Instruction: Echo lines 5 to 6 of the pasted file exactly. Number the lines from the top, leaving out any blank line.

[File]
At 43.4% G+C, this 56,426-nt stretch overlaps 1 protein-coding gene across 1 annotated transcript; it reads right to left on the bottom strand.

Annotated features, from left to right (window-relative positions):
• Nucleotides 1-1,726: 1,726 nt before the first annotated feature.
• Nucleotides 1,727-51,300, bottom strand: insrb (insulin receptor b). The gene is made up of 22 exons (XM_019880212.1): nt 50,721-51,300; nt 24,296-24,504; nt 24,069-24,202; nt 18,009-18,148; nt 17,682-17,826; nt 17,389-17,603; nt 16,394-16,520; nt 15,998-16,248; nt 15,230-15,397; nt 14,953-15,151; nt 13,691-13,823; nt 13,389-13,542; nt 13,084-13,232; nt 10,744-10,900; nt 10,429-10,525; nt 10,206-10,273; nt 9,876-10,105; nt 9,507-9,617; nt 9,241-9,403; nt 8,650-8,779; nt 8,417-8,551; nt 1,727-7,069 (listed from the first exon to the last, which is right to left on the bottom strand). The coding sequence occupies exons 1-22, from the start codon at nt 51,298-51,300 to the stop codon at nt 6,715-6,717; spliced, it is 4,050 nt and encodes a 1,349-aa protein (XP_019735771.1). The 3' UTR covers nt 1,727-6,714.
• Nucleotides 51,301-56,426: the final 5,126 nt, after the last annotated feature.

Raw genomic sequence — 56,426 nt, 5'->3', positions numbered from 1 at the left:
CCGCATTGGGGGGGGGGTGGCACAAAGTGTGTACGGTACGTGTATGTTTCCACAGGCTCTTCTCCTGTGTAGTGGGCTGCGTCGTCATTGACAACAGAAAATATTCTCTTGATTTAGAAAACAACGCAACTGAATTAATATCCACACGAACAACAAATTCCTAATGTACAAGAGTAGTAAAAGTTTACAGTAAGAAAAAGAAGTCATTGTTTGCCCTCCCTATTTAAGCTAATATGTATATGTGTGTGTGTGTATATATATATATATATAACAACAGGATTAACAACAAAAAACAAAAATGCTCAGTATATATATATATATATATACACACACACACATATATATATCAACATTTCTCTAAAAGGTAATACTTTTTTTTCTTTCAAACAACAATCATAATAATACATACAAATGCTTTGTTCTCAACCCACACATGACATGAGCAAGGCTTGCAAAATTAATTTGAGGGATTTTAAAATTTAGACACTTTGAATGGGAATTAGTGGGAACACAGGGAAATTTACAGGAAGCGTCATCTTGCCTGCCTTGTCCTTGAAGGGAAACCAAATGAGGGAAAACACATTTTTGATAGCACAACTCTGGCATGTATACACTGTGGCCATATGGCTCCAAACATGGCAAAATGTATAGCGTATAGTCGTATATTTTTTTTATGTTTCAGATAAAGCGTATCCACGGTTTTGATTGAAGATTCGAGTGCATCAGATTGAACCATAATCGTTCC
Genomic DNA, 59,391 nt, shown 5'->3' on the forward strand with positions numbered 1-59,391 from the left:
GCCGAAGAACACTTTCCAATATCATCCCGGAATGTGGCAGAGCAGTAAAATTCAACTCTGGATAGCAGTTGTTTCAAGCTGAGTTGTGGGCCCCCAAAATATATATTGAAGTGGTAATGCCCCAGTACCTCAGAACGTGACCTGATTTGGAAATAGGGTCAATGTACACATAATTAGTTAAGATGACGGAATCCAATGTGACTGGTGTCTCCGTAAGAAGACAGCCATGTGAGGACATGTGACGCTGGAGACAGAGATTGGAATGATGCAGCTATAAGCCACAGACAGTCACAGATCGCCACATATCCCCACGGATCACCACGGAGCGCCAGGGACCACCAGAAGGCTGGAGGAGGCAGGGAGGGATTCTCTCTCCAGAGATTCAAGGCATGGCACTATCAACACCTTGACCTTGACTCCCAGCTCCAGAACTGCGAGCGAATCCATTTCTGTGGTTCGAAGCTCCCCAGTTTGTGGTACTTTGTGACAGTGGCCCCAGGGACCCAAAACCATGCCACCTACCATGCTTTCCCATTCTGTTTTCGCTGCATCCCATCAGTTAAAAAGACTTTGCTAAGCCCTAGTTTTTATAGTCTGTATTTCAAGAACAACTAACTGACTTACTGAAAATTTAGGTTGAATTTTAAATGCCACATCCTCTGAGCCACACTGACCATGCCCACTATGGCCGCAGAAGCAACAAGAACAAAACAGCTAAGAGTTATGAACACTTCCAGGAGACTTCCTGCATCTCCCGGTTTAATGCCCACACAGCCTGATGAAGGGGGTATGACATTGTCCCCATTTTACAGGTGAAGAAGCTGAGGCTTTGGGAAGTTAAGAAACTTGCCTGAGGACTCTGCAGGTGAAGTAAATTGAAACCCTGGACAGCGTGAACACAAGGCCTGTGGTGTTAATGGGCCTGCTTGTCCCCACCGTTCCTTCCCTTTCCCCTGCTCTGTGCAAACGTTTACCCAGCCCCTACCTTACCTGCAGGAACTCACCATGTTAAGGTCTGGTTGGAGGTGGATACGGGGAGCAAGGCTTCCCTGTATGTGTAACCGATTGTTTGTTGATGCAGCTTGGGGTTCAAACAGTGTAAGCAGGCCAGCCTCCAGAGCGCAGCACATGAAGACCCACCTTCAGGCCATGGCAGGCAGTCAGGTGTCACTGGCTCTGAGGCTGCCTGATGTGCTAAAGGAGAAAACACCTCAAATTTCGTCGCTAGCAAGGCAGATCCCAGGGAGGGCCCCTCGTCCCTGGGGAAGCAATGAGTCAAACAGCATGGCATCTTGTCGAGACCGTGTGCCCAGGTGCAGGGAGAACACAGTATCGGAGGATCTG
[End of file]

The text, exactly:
• Nucleotides 51,301-56,426: the final 5,126 nt, after the last annotated feature.

Raw genomic sequence — 56,426 nt, 5'->3', positions numbered from 1 at the left: